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The Procrastination Trap: How to Reclaim Your Time and Energy

How often do you find yourself procrastinating?

I know, I do it too sometimes…

  • When I have a big project that I want to complete and it seems overwhelming and I’m not sure where to start.

  • When I planned to exercise, but I’m just not in the mood when the time comes.

  • When there’s a task that I’m dreading (ugh, laundry).

  • When I have a decision to make. Sometimes even small ones, like “What’s for dinner?” or “What should I wear today?”

And I do anything and everything to avoid doing “the thing”.

I scroll socials, check email, fill online shopping carts, worry, call a friend, reach for a snack.

I do other tasks to feel “productive”, to avoid whatever it is that I’m avoiding.

Altogether, it’s a huge time and energy suck!

And sometimes my brain offers me the following thoughts, which are NOT helpful:

-You’re so lazy.

-You should know how to do this by now.

-You’re not going to have enough time to get everything done.

-You’re not going to make the right decision.

-This isn’t going to work.

-You’re not going to do this “right”.

Does any of this sound familiar?

This is all 100% normal. The job of our primitive {survival} brain is to seek pleasure, avoid discomfort and conserve energy {by doing what’s easy and familiar}.

Even though it’s normal for our brain to respond this way, it doesn’t mean any of it is true.

Here are some of the real reasons we procrastinate:

-Our brain tells us the task is too hard, it’ll be unpleasant or we might experience some discomfort (physical or emotional);

-We overload our schedule and then get overwhelmed;

-Our brain overcomplicates it, so we feel confused;

-We’re afraid to fail and it feels safer to just put it off.

Next time you find yourself procrastinating, try these strategies.

Get curious. Instead of beating yourself up for procrastinating, get curious about why you're doing it. Our brains are wired to seek pleasure and avoid discomfort, so it's natural to put off tasks that seem challenging or unpleasant. But remember, these thoughts aren't necessarily true; they're just your brain's way of protecting you. Challenge those thoughts and ask yourself: Is this thought true? How do I know it’s true? What else could be true? Why am I choosing to think this thought? Is it helpful? What can I think instead? By questioning our inner dialogue, we can overcome some the self-imposed obstacles that are ultimately stealing our time and energy {our most valuable assets}.

Remember why you wanted to do the “task” in the first place. Is your reason compelling to YOU? If it’s not important to you, consider letting it go or delegating it. But, if it truly matters to you, use that intrinsic motivation {and discipline} to push forward.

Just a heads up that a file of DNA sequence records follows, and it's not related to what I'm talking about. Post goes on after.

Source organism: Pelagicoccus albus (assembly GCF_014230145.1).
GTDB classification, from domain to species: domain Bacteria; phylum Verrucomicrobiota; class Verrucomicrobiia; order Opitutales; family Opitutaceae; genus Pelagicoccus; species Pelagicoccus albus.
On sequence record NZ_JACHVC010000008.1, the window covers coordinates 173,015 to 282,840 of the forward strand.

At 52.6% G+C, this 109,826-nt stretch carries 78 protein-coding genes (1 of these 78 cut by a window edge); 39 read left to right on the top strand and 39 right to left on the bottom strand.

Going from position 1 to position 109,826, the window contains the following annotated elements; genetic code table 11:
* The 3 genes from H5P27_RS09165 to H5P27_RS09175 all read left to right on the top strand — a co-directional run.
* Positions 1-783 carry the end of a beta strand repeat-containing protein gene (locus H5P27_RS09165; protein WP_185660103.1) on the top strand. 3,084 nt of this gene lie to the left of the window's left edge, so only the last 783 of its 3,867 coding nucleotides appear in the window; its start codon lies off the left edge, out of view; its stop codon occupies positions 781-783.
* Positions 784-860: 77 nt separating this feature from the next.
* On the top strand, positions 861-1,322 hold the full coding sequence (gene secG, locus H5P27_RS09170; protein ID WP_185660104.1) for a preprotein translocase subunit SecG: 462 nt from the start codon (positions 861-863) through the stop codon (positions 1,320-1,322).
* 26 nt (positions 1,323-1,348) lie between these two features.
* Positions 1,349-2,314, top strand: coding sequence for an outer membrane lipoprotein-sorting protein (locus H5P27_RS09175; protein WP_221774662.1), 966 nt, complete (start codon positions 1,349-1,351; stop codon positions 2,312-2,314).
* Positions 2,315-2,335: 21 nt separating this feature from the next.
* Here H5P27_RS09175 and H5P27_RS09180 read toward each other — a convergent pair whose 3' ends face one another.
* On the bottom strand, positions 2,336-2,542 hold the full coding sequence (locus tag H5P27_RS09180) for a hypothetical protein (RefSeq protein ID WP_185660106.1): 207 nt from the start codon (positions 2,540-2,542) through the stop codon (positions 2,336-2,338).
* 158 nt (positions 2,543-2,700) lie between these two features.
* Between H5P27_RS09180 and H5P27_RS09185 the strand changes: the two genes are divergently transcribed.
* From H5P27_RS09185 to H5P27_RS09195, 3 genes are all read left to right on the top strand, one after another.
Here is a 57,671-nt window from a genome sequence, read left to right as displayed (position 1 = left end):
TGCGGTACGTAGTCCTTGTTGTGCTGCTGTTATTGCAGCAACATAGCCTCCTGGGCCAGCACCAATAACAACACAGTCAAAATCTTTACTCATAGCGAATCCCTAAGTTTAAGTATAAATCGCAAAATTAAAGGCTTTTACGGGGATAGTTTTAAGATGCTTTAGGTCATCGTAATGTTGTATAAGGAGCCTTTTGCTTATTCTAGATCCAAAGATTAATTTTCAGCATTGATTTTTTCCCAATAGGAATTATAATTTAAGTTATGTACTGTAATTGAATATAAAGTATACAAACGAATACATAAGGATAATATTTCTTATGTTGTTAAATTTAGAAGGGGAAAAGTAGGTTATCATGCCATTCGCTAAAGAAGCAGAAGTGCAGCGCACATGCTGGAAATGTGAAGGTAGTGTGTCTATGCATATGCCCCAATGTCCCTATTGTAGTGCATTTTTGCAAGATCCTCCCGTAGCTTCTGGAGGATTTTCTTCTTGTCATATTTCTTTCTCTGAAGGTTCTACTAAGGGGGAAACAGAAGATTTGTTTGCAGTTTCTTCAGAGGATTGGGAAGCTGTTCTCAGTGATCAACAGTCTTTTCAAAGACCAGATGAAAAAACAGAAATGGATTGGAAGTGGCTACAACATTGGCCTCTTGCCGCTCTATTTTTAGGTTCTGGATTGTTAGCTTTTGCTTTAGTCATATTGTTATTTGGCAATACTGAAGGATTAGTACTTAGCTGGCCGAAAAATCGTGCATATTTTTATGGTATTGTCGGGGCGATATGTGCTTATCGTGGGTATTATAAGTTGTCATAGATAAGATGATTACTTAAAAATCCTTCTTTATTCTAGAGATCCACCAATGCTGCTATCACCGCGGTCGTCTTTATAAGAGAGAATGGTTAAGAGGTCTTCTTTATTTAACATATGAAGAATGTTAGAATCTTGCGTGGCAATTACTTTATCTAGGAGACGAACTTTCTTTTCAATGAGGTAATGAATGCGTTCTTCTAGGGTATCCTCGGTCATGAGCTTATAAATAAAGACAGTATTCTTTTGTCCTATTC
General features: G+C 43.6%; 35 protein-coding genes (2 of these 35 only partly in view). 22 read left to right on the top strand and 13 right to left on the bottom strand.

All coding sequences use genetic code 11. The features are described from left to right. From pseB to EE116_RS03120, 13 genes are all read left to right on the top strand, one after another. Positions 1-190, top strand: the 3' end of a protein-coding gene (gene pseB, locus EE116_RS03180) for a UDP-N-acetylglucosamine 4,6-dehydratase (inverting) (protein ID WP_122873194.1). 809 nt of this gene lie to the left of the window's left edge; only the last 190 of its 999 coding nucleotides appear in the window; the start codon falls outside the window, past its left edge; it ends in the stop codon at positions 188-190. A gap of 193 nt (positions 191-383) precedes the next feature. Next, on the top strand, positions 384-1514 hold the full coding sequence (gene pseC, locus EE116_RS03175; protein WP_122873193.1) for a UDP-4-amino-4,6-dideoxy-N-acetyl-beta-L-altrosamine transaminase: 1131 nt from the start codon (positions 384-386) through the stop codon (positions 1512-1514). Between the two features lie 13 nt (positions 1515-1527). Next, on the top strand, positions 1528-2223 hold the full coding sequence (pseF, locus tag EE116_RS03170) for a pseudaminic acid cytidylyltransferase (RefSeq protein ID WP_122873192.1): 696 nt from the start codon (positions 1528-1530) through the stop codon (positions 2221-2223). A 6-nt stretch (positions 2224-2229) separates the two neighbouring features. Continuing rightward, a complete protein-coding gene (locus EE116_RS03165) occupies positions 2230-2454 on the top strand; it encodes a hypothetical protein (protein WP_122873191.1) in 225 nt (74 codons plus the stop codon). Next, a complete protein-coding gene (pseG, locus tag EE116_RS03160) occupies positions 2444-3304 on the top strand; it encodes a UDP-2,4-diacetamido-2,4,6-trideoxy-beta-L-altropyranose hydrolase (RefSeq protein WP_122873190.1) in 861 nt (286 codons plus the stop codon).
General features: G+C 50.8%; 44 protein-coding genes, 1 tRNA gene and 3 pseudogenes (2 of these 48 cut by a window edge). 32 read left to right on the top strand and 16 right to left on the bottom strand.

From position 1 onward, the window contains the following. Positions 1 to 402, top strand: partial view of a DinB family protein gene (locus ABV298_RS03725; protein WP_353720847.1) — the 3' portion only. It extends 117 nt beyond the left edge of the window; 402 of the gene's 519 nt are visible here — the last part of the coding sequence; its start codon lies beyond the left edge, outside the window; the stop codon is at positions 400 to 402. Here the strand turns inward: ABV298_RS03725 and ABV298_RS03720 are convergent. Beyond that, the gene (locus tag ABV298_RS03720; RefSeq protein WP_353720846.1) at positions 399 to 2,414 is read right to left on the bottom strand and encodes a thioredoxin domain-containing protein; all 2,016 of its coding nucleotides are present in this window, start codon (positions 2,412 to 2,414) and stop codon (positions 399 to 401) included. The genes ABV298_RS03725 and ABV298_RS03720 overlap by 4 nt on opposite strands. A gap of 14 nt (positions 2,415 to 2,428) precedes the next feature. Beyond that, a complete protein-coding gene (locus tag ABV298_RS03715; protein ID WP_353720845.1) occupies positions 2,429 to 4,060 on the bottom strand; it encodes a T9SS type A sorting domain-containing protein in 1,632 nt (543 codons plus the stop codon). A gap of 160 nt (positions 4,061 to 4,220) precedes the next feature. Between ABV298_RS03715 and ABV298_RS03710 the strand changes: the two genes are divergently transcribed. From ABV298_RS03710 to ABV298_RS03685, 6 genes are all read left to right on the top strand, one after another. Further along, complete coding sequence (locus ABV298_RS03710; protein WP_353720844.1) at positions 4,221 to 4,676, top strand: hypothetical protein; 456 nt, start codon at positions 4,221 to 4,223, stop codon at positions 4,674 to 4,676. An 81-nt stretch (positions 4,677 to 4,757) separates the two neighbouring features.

Simplify and conquer. Ask yourself how you can make it easier. For example, when faced with an overwhelming project, break it into smaller, manageable pieces. By doing this, you'll reduce the sense of overwhelm and create a clear path to follow. Imagine yourself succeeding at each step, and suddenly, the seemingly impossible task becomes achievable.

Add joy. “Temptation bundling”, coined by Katherine Milkman and colleagues, is a useful technique to infuse joy into mundane tasks. Love podcasts? Listen to your favorite one while cleaning the kitchen. Enjoy watching shows? Cue one up while you’re walking on the treadmill. Hate sitting traffic? Listen to an audiobook {maybe the one that’s been sitting on your nightstand that you never seem to have time to read ;-}. Combining joy with a daunting or unpleasant task will give you the nudge to get it done.

Implement the 10-minute rule. Give yourself permission to procrastinate for 10 minutes. But here’s the kicker – once those ten minutes are up, commit to working on the actual task for at least ten minutes. You’ll be amazing at how often those ten minutes evolve into a productive flow.

Harness the power of time blocking. Ditch the never-ending to do list and schedule specific time blocks on your calendar for tasks or parts of larger projects. This not only prevents overloading your schedule, but also rewards your brain with a dopamine hit when you complete the blocks.

Take action to create momentum. Inaction feeds, procrastination, so start taking action. No matter how unsure or confused you feel, identify one thing you can do right now to move forward. The first step is often the hardest, but it creates momentum…inching you closer to your goals {big or small}.

When we get stuck in procrastination, we often choose the path of least resistance – temporary relief at the cost of long-term gratification. But, you CAN reclaim the time and energy that procrastination is costing you. And maybe some $$ too, if you’re like me and procrastinate with online shopping ;-).

The key is taking action and choosing to move forward, rather than lingering in the comfort of delay. It’ll take some experimenting and practice to see what works best for you, but it’s worth it in the end!

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